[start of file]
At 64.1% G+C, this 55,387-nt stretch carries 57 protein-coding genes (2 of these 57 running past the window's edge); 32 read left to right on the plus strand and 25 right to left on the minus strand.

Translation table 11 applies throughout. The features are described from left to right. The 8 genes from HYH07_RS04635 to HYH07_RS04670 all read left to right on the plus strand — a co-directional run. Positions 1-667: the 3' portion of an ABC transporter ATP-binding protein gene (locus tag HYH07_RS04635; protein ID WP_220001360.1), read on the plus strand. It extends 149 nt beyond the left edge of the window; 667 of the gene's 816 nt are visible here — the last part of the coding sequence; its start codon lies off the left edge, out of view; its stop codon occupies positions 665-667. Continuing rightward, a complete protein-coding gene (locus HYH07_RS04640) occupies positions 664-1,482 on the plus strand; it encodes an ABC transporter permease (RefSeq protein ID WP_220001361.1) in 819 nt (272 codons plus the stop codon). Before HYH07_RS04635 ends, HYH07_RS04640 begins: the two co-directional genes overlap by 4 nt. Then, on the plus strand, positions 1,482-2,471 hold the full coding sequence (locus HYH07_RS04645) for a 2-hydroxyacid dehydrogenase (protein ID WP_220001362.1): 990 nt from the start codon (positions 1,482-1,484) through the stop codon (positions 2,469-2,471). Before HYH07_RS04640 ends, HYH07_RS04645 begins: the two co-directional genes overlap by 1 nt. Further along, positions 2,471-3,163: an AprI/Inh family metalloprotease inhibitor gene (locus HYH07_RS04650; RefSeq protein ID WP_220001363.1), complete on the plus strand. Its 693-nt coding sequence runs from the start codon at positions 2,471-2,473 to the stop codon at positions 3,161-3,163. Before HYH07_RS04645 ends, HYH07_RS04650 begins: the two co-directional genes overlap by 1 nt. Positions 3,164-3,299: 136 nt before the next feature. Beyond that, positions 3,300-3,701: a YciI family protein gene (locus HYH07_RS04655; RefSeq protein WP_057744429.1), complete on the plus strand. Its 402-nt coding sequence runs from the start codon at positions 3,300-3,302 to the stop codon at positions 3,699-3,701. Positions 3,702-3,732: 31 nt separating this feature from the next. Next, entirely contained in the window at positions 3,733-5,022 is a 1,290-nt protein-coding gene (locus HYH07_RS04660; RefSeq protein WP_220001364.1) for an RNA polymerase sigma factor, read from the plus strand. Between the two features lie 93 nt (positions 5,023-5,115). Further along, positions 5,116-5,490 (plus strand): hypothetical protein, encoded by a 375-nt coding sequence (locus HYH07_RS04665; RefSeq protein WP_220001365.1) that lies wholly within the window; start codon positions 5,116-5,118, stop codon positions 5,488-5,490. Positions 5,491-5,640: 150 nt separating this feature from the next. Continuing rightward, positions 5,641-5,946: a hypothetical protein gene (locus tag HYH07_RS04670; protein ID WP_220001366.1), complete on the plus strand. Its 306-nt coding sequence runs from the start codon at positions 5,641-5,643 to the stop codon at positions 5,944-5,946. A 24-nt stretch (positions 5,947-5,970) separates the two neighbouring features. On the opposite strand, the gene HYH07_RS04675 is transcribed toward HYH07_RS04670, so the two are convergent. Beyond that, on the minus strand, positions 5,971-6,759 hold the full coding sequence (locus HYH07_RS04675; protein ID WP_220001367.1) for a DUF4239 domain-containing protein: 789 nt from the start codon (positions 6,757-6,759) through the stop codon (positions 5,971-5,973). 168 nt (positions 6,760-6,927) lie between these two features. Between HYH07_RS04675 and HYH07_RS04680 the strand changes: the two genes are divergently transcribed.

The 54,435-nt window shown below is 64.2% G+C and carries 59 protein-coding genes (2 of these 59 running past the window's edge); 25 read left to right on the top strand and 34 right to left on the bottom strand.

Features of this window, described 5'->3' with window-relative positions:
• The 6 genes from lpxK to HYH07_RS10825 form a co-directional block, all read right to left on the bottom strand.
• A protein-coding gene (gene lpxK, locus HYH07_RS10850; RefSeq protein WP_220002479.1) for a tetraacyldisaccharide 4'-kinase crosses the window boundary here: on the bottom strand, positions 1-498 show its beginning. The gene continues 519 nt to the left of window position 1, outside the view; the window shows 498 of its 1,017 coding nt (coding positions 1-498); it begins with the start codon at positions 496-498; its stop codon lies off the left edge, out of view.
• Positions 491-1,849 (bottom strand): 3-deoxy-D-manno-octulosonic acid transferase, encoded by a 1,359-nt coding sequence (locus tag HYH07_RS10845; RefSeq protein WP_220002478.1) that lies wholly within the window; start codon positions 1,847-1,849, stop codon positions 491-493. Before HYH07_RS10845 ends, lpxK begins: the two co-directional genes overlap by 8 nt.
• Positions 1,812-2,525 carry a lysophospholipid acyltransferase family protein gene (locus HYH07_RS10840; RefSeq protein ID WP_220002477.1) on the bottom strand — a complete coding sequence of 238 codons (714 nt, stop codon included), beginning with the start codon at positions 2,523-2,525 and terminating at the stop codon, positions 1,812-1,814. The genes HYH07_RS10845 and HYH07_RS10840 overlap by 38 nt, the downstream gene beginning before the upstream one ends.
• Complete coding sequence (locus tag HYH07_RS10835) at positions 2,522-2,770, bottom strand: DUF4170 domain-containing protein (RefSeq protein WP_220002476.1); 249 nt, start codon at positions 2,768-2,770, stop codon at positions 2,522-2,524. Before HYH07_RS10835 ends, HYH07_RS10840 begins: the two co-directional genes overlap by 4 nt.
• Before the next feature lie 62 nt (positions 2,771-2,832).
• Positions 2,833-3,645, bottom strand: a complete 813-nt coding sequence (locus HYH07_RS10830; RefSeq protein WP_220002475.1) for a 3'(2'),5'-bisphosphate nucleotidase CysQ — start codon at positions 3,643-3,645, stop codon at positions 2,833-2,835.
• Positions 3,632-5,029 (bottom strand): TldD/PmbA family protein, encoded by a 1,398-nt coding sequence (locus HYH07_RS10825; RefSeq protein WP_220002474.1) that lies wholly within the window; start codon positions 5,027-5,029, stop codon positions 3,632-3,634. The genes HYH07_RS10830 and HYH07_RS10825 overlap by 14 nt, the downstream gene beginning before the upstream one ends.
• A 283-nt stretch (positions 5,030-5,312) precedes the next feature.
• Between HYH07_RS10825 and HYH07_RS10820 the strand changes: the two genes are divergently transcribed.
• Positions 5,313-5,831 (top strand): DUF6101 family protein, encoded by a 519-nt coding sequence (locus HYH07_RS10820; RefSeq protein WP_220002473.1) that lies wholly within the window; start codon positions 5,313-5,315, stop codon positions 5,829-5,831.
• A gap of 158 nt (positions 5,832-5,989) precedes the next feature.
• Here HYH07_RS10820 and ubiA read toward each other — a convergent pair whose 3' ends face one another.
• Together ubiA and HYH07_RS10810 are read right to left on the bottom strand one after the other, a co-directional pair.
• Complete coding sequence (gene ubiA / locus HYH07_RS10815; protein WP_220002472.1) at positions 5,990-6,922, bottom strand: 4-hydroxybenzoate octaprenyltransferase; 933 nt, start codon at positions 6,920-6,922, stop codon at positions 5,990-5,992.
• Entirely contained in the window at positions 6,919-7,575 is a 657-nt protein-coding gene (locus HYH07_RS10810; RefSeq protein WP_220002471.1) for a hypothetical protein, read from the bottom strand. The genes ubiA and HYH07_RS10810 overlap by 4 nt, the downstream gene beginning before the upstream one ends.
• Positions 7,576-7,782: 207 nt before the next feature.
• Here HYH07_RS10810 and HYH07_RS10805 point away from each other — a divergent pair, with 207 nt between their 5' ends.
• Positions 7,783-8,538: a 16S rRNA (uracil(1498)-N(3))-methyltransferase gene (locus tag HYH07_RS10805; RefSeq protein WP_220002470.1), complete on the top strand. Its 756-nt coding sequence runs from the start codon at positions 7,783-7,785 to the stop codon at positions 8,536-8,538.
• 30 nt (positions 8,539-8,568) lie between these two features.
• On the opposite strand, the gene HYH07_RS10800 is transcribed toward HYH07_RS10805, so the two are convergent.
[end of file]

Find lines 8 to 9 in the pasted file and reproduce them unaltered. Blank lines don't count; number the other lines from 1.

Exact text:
• Positions 1,812-2,525 carry a lysophospholipid acyltransferase family protein gene (locus HYH07_RS10840; RefSeq protein ID WP_220002477.1) on the bottom strand — a complete coding sequence of 238 codons (714 nt, stop codon included), beginning with the start codon at positions 2,523-2,525 and terminating at the stop codon, positions 1,812-1,814. The genes HYH07_RS10845 and HYH07_RS10840 overlap by 38 nt, the downstream gene beginning before the upstream one ends.
• Complete coding sequence (locus tag HYH07_RS10835) at positions 2,522-2,770, bottom strand: DUF4170 domain-containing protein (RefSeq protein WP_220002476.1); 249 nt, start codon at positions 2,768-2,770, stop codon at positions 2,522-2,524. Before HYH07_RS10835 ends, HYH07_RS10840 begins: the two co-directional genes overlap by 4 nt.